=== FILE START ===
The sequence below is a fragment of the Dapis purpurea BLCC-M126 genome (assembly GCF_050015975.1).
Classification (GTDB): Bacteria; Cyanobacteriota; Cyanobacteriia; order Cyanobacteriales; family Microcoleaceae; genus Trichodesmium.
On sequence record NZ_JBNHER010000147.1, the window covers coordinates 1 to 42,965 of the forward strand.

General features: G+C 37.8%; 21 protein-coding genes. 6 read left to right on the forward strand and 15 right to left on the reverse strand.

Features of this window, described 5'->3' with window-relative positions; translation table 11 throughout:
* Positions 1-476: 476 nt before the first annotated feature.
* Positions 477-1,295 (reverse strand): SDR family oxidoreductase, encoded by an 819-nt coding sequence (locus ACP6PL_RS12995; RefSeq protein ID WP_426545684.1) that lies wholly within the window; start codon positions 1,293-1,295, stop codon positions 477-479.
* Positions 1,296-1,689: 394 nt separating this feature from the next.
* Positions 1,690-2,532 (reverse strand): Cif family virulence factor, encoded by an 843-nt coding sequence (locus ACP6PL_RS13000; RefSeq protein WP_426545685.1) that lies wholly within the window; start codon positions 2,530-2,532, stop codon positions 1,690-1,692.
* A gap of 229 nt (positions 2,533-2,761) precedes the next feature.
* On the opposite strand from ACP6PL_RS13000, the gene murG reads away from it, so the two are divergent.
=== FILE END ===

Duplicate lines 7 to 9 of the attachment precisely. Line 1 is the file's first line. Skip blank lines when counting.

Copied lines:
* Positions 477-1,295 (reverse strand): SDR family oxidoreductase, encoded by an 819-nt coding sequence (locus ACP6PL_RS12995; RefSeq protein ID WP_426545684.1) that lies wholly within the window; start codon positions 1,293-1,295, stop codon positions 477-479.
* Positions 1,296-1,689: 394 nt separating this feature from the next.
* Positions 1,690-2,532 (reverse strand): Cif family virulence factor, encoded by an 843-nt coding sequence (locus ACP6PL_RS13000; RefSeq protein WP_426545685.1) that lies wholly within the window; start codon positions 2,530-2,532, stop codon positions 1,690-1,692.